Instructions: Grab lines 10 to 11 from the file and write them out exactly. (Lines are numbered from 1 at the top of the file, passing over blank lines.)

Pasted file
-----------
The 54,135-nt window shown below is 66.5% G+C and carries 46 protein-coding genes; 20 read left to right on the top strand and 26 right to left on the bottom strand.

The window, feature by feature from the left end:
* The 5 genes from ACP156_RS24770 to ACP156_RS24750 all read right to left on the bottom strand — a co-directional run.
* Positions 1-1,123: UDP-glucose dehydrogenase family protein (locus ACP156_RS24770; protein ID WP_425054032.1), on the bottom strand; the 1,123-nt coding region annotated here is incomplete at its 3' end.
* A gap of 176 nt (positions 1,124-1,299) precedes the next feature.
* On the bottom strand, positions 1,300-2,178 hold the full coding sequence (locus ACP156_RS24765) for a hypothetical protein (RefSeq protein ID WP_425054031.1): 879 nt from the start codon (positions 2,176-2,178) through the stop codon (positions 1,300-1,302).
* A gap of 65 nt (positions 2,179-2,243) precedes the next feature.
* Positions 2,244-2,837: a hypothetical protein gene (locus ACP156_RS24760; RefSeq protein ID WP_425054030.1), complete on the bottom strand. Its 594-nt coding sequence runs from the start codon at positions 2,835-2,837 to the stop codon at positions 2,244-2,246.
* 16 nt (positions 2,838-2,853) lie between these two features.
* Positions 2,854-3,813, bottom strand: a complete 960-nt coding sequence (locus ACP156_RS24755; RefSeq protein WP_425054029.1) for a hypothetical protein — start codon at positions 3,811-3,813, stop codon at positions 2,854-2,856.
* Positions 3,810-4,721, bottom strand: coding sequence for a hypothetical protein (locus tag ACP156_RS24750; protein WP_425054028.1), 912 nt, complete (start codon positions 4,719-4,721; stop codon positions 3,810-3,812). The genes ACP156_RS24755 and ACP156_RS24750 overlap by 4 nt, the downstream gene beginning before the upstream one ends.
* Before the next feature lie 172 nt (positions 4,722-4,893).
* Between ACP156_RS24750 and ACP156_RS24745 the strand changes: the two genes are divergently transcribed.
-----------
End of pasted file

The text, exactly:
* Positions 2,854-3,813, bottom strand: a complete 960-nt coding sequence (locus ACP156_RS24755; RefSeq protein WP_425054029.1) for a hypothetical protein — start codon at positions 3,811-3,813, stop codon at positions 2,854-2,856.
* Positions 3,810-4,721, bottom strand: coding sequence for a hypothetical protein (locus tag ACP156_RS24750; protein WP_425054028.1), 912 nt, complete (start codon positions 4,719-4,721; stop codon positions 3,810-3,812). The genes ACP156_RS24755 and ACP156_RS24750 overlap by 4 nt, the downstream gene beginning before the upstream one ends.